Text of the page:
We’ve quickly zipped through 2500+km in a matter of days, Czech Republic, Austria, Slovakia, Hungary, Romania and Bulgaria all went by in a flash. The Mongol Rally is not really traveling per say. Sure, this is not a finish first rally and we’ve given ourselves 6 weeks to do complete our journey from Prague to Ulaan Baatar but the further east we move, the more uncertainty there are. Once you get in the car, there is this compulsion to just keep on driving. Lets get as many good miles down, on paved roads, where I can drive in 5th gear for kilometers on end before all bets are out of the window and we are trying to decipher which donkey track we should follow.
When you fly through 6 countries in 4 days in a car, you start to see each place a little differently. You move from rolling hills of rural country into suburbia (Eastern European version of it at least, I have yet to see Agrestic but there are good imitations) into major cities and their historic centers.
When people think of a city, it is usually the historic center that comes to mind. The Charles Bridge in Prague, or the Danbu dividing Buda from Pest with all the bridges and castles bathed in the orange glow of twinkle lights. The subdivisions outside of each major city historic center are never really what you think of. You never go there. You barely think they exist. I was surprised to discover that each of the major cities we drove through was rimmed with giant international box stores, Carrefour, IKEA, and mega mall complex. There were moments when I thought I could be in Fresno California, or Houston Texas. The only difference is Eastern European Highways don’t have as many lanes as they do in the US and the names for the stores, malls and etc are not one I understand.
Then I beg the question. What is the REAL Czech Republic, or Hungary or…(fill in the country of your choice here).
An authentic experience is always high on any travelers’ list. However, when the historic center that we gravitate towards makes up maybe 5 % of the entire country, how does one really find the real Slavonia? Can we really get the true essence for any one place when we stick to the historic center, the points of interest and by pass the subdivisions where a good percentage of the real citizens live and dream and skip to the idyllic country side for an excursion?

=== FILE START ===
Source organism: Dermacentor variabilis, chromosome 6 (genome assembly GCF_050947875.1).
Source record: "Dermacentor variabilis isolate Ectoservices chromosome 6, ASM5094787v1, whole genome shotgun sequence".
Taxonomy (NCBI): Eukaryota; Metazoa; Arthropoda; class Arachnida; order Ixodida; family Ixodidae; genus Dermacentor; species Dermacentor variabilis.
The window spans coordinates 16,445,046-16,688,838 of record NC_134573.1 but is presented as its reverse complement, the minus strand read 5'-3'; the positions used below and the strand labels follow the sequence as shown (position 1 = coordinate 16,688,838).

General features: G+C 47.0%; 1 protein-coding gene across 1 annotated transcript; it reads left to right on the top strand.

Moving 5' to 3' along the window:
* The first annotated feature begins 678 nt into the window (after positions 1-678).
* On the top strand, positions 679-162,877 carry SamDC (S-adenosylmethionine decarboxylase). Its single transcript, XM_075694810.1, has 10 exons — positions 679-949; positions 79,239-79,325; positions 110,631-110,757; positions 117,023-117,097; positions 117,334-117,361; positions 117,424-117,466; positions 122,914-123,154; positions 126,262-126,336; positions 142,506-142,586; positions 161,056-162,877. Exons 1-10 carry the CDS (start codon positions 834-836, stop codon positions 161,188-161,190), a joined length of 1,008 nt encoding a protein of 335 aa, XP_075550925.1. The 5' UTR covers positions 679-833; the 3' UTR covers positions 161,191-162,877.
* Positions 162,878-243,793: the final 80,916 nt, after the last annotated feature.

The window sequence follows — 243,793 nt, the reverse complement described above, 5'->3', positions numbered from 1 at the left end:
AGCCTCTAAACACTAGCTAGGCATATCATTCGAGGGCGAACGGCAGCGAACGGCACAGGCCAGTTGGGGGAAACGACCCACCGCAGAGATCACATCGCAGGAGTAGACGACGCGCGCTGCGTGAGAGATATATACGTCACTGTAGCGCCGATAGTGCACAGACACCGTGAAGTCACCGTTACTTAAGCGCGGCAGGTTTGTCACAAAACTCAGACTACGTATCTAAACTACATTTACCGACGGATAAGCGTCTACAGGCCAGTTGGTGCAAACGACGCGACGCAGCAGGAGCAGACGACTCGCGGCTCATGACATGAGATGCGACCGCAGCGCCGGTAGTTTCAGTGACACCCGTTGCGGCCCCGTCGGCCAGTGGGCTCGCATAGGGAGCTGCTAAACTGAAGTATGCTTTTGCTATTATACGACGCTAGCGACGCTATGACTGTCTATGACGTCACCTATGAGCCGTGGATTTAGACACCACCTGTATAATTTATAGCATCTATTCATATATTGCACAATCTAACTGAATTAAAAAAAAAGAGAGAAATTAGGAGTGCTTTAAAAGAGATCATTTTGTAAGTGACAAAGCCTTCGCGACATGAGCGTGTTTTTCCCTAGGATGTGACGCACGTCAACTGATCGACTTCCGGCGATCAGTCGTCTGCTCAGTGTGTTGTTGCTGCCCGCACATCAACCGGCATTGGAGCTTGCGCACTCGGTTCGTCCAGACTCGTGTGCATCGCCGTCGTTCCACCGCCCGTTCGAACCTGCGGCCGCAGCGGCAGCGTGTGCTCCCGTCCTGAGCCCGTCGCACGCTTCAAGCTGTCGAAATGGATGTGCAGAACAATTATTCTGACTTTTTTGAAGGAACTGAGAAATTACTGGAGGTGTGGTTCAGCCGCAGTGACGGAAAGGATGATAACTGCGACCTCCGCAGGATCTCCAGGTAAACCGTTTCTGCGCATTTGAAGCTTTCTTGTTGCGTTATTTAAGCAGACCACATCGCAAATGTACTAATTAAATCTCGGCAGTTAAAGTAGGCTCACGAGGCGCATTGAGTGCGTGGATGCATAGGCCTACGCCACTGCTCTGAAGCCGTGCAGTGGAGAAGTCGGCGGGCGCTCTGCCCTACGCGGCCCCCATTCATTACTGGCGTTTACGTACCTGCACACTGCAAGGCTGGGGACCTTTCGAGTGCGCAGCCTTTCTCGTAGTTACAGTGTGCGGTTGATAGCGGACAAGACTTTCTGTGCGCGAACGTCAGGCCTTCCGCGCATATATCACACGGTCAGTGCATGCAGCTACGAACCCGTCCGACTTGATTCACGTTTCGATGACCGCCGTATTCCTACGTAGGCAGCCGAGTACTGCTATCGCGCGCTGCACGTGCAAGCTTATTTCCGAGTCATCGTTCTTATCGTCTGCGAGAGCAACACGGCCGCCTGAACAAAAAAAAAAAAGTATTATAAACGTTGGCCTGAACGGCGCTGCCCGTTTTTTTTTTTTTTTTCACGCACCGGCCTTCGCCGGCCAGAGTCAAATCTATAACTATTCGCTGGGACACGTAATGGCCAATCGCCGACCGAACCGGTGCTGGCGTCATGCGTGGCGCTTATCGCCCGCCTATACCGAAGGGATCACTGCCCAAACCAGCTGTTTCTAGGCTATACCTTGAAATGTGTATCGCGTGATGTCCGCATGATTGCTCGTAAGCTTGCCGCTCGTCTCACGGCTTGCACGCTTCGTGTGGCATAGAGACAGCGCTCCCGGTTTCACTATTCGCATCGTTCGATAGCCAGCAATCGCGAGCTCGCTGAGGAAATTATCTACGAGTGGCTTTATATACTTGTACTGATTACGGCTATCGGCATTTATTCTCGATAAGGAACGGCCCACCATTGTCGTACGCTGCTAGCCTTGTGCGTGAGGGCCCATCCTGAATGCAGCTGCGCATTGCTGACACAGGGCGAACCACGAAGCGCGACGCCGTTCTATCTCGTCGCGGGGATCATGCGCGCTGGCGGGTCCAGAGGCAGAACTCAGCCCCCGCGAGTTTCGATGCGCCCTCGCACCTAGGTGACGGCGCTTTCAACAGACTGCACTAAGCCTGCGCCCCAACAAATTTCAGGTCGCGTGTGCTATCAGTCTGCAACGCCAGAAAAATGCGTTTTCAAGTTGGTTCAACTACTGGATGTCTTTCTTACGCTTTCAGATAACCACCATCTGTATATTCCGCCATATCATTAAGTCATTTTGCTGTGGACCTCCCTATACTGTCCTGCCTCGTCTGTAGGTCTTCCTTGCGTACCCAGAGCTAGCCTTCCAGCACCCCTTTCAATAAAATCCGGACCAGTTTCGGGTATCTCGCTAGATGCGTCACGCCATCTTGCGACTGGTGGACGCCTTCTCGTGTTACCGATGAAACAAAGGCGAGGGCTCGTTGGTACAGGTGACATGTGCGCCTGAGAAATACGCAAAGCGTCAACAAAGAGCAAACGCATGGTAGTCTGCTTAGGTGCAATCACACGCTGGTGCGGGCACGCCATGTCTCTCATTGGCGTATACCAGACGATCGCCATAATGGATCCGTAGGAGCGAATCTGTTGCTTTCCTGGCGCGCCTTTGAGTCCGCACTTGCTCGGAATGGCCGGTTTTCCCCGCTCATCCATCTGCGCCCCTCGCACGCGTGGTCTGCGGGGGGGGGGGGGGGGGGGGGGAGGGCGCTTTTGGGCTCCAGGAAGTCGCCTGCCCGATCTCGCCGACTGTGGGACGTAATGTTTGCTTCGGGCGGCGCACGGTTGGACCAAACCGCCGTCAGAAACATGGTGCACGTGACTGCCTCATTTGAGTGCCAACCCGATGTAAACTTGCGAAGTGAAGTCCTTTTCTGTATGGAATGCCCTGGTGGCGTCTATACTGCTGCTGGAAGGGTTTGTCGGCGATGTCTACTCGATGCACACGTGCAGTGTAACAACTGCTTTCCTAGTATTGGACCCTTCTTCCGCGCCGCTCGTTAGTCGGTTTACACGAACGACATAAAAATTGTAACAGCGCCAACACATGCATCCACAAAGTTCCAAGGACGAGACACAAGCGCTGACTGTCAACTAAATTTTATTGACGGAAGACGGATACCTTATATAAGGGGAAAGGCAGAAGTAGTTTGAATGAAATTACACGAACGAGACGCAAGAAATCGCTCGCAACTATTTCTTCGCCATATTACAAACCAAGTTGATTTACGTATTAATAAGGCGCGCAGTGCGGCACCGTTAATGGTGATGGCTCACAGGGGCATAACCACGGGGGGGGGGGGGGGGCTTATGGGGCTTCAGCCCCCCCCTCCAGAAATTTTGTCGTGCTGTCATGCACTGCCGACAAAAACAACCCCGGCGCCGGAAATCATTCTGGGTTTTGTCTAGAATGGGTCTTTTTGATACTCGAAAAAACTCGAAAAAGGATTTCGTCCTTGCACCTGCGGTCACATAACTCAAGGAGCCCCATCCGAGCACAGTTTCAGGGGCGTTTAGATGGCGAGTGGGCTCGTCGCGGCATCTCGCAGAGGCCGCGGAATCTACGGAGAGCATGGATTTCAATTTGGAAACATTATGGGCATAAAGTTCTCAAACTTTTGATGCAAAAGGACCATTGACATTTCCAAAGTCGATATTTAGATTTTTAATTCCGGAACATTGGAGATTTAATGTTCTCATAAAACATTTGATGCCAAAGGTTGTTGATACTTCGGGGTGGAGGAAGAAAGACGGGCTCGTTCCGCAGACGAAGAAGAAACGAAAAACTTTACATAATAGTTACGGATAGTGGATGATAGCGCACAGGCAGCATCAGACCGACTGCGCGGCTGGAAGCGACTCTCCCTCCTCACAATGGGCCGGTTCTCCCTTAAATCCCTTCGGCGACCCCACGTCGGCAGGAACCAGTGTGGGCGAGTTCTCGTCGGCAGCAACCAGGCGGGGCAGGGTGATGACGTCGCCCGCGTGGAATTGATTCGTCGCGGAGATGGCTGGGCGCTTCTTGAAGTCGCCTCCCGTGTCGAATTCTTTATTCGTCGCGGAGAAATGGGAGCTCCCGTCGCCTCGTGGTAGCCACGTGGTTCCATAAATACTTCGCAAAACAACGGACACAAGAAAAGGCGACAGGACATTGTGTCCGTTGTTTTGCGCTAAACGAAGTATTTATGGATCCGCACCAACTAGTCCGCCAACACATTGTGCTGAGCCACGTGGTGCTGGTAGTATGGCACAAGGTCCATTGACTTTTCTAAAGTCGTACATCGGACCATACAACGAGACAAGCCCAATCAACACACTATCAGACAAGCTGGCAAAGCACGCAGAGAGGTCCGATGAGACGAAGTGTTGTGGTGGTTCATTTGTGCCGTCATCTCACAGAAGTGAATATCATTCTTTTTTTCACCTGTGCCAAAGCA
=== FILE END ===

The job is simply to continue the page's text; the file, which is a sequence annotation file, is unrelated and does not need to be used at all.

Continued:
I don’t particularly love subdivisions and the outer skirts of major cities but I do find them fascinating. They are like the loose threads on a tapestry; you get to see all the different color threads that are part of the overall picture. Maybe the REAL (insert your country / town of choice) is not complete without stepping back a little, take in the outer fringes so you can see the bigger picture. All the subdivisions and big box stores in all of these countries put the concept of globalization on a different level, Westernization on a different frame work.
All big philosophical contemplation aside, I have learned quiet a few important lessons from this past week of driving across Eastern Europe on The Mongol Rally:
Lesson #1: Learn European road signs. They look somewhat different than their North American counter part. One could be a master code breaker but the split seconds you hesitate to try to figure out what the sign means could mean that you miss the turn off or end up driving one way down the wrong way!
Lesson #2: When the police officer wants to give you a ticket, they tend to name a price that is quiet high and you negotiate your way down from there. We negotiated our 10,000kc ticket for driving wrong way on a one way down to 500kc. Another team also got pulled over for traffic violation and negotiate their fines down as well.
Lesson #3: Google Map is inaccurate in its time estimate. It does not factor in road conditions, traffic and the size of the road (a country road is frequently listed as a highway). All of which effects the speed in which you can drive at. We have been multiplying the estimated time by 1.5 and that actually gets us pretty close to how long it takes us to get from one town to another.
Lesson #4: GPS, Google Maps and all are fantastic tools. I love them and wouldn’t want to live without them. However, once upon a time, in a far away kingdom, I learned how to drive through Los Angeles traffic and all the different streets by streets signs alone! (shocking I know) and occasionally I would consult the Thomas Guide when I didn’t know where I was going. When you find yourself ignoring clearly marked traffic signs because that is not the way the blue line is going….its time to stop and think. Don’t give up your intuition, common sense, logic and ability to read street signs just because the mechanical voice tells you to turn right! (It will realize that it is wrong and recalculate course! Then you are just mad!)
1 week in, 2500km completed, 6 countries down, 1 traffic ticket scored for SM Stowaway. Now that was the easy part….We are about to leave Europe for Asia which means the uncertainly factor just went up!
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